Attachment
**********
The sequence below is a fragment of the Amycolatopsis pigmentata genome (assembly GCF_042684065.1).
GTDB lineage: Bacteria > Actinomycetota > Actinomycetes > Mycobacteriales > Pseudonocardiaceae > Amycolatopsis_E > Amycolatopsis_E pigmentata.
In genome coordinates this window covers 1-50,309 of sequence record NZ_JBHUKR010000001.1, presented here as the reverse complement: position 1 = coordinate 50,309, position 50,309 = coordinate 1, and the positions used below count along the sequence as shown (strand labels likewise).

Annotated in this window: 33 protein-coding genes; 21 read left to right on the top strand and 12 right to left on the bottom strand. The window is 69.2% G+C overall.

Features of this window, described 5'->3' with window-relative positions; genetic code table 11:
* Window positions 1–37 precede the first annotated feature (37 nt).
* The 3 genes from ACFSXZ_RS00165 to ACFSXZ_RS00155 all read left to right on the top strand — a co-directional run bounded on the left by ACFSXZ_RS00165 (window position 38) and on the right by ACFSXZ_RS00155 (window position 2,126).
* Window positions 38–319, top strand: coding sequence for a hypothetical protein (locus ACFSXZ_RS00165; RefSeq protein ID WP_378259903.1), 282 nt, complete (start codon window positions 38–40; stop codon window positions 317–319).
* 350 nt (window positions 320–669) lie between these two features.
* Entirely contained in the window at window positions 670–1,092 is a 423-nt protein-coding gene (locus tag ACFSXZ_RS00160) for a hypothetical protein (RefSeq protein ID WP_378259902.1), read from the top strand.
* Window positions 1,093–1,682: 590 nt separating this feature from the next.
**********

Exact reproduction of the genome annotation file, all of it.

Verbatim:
The sequence below is a fragment of the Amycolatopsis pigmentata genome (assembly GCF_042684065.1).
GTDB lineage: Bacteria > Actinomycetota > Actinomycetes > Mycobacteriales > Pseudonocardiaceae > Amycolatopsis_E > Amycolatopsis_E pigmentata.
In genome coordinates this window covers 1-50,309 of sequence record NZ_JBHUKR010000001.1, presented here as the reverse complement: position 1 = coordinate 50,309, position 50,309 = coordinate 1, and the positions used below count along the sequence as shown (strand labels likewise).

Annotated in this window: 33 protein-coding genes; 21 read left to right on the top strand and 12 right to left on the bottom strand. The window is 69.2% G+C overall.

Features of this window, described 5'->3' with window-relative positions; genetic code table 11:
* Window positions 1–37 precede the first annotated feature (37 nt).
* The 3 genes from ACFSXZ_RS00165 to ACFSXZ_RS00155 all read left to right on the top strand — a co-directional run bounded on the left by ACFSXZ_RS00165 (window position 38) and on the right by ACFSXZ_RS00155 (window position 2,126).
* Window positions 38–319, top strand: coding sequence for a hypothetical protein (locus ACFSXZ_RS00165; RefSeq protein ID WP_378259903.1), 282 nt, complete (start codon window positions 38–40; stop codon window positions 317–319).
* 350 nt (window positions 320–669) lie between these two features.
* Entirely contained in the window at window positions 670–1,092 is a 423-nt protein-coding gene (locus tag ACFSXZ_RS00160) for a hypothetical protein (RefSeq protein ID WP_378259902.1), read from the top strand.
* Window positions 1,093–1,682: 590 nt separating this feature from the next.